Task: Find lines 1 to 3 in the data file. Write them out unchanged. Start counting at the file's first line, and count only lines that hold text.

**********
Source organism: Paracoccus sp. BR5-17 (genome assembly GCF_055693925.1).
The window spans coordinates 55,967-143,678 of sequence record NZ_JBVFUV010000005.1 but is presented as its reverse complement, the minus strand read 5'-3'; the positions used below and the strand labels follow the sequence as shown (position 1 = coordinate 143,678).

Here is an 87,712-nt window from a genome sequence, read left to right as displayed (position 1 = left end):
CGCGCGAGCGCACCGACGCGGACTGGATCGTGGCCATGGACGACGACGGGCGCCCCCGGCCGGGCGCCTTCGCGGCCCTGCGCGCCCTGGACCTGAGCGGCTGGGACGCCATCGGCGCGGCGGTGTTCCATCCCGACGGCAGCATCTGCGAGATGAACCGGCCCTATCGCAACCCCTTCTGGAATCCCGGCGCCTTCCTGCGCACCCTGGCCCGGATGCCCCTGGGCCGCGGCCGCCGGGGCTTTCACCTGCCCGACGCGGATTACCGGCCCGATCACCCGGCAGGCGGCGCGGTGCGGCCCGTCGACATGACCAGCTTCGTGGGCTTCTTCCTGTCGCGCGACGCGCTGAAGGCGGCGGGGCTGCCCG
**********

Source organism: Paracoccus sp. BR5-17 (genome assembly GCF_055693925.1).
The window spans coordinates 55,967-143,678 of sequence record NZ_JBVFUV010000005.1 but is presented as its reverse complement, the minus strand read 5'-3'; the positions used below and the strand labels follow the sequence as shown (position 1 = coordinate 143,678).

Here is an 87,712-nt window from a genome sequence, read left to right as displayed (position 1 = left end):